The Supreme Activity

Worship is the supreme and only indispensable activity of the Christian Church. It alone will endure, like the love for God which it expresses, into heaven, when all other activities of the Church will have passed away. It must therefore, even more strictly than any of the less essential doings of the Church, come under the criticism and control of the revelation on which the Church is founded.

—William Nicholls, Jacob’s Ladder: The Meaning of Worship, 9

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For the Church

Worship is indeed for the Church, while it waits for the Kingdom, the time and place par excellence at which it finds its own deep identity….What makes the Church first glimpse, and then see clearly, its true face is meeting with Christ and learning from Him what sort of Bride it is that He loves. It is on Christ’s face that the Church learns who it is.

—Jean-Jacques von Allmen, “The Theological Fame of a Liturgical Renewal,” Church Quarterly 2(1969-70), 8

Don’t Lose the Forest for the Trees!

It is wise for all of us who engage in constructive criticism of worship songs to learn to turn down our analytic mode, especially as we worship. Biologists who study butterflies in laboratories do well to step back from (or look through) their scientific precision as they enjoy a nature walk in a national park or read appreciative poetry about the beauty of butterflies. And those who engage with CWM do well to step back from (or look through) their analytical questions to enter, in a biblically childlike way, into the simple joy of God-centered worship.

—Robert Woods and Brian Walrath, eds., The Message in the Music: Studying Contemporary Praise & Worship, 187

Tell of the Great Things He Has Done

Just as the Christian doctrine of God should be rooted in the divine economy, so too Christian worship should rehearse the divine economy. God’s actions in history are the basis for both the knowledge and worship of the triune God. Liturgy, like theology, must not “float off into abstractions” about God. In other words, Christian liturgy is fundamentally an act of anamnesis, an act of rehearsing God’s actions in history:  past and future, realized and promised. Christians identify the God they worship by naming God as the agent of particular actions in history. Worship proceeds better by rehearsing eventful narratives of divine action—viewed iconically as reliable windows into divine life—than by re-stating rational deductions or abstract ideas.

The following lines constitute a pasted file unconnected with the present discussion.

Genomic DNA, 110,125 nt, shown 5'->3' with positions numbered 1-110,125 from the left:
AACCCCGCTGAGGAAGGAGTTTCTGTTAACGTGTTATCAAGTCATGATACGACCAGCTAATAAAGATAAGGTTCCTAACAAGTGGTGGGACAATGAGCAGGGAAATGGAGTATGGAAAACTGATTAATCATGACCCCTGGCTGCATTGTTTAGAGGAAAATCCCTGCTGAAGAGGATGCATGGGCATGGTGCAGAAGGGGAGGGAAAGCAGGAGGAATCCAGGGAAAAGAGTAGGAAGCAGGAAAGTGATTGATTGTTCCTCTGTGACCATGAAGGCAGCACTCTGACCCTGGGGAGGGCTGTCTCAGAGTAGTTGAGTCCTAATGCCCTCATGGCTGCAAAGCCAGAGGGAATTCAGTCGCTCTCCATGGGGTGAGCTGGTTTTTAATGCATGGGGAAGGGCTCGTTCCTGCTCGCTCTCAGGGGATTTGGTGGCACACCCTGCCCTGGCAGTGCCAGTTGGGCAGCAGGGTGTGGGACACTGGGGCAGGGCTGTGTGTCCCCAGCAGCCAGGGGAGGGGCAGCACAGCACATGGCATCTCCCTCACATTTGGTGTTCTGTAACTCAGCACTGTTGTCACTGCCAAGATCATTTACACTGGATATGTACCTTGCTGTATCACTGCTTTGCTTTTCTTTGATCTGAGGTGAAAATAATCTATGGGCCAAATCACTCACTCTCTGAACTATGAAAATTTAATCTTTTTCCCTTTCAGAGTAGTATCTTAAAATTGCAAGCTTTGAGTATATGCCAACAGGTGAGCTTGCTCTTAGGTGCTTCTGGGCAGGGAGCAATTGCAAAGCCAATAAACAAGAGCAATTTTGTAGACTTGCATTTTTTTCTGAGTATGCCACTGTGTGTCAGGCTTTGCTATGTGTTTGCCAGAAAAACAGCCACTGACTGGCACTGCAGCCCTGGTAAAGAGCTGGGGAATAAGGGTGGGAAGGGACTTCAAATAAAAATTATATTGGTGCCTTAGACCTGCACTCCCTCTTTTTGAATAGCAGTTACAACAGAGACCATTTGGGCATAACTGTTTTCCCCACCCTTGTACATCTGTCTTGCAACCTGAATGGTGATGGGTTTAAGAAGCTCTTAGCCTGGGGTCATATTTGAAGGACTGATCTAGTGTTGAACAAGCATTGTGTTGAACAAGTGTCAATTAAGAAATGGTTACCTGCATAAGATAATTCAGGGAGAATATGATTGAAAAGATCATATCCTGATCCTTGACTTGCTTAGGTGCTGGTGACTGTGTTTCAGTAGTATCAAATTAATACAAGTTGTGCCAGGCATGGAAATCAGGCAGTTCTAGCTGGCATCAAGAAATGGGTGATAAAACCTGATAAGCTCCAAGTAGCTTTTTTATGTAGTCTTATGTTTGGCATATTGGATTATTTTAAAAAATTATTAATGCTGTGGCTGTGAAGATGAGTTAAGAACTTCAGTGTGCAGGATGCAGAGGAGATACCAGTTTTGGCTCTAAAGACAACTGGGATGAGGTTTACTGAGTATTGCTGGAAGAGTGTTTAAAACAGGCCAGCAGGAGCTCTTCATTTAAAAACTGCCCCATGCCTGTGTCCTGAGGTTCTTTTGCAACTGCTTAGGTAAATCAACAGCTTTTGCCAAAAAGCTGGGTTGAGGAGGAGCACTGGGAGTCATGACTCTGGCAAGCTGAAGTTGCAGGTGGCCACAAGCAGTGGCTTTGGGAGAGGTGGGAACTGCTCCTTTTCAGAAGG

–John D. Witvliet, “The Trinitarian DNA of Christian Worship: Perennial Themes in Recent Theological Literature,” Colloquium Journal (Yale Institute of Sacred Music), 7-8

The Primacy of Worship

The only parochial [church] activities which have any real justification are those which spring from worship and in their turn nourish it.

—Jean-Jacques von Allmen, Worship: Its Theology and Practice, 55-56

Worship is the only Christian activity which is an end in itself.

—John Piper

All evangelistic activities of the church have as their goal finding more worshipers for God; all edification activities of the church have as their goal making better worshipers for God.

—Ron Man

In and Out

It is by its worship that the Church lives, it is there that its heart beats. And in fact the life of the Church pulsates like the heart by systole and diastole. As the heart is for the animal body, so the cult [worship service] is for church life a pump which sends into circulation and draws in again, it claims and it sanctifies. It is from the life of worship…that the Church spreads itself abroad into the world to mingle with it like leaven in the dough, to give it savour like salt, to irradiate like light, and it is towards the cult that the Church returns from the world like a fisherman gathering up his nets or a farmer harvesting his grain.

—Jean-Jacques von Allmen, Worship: Its Theology and Practice, 55-56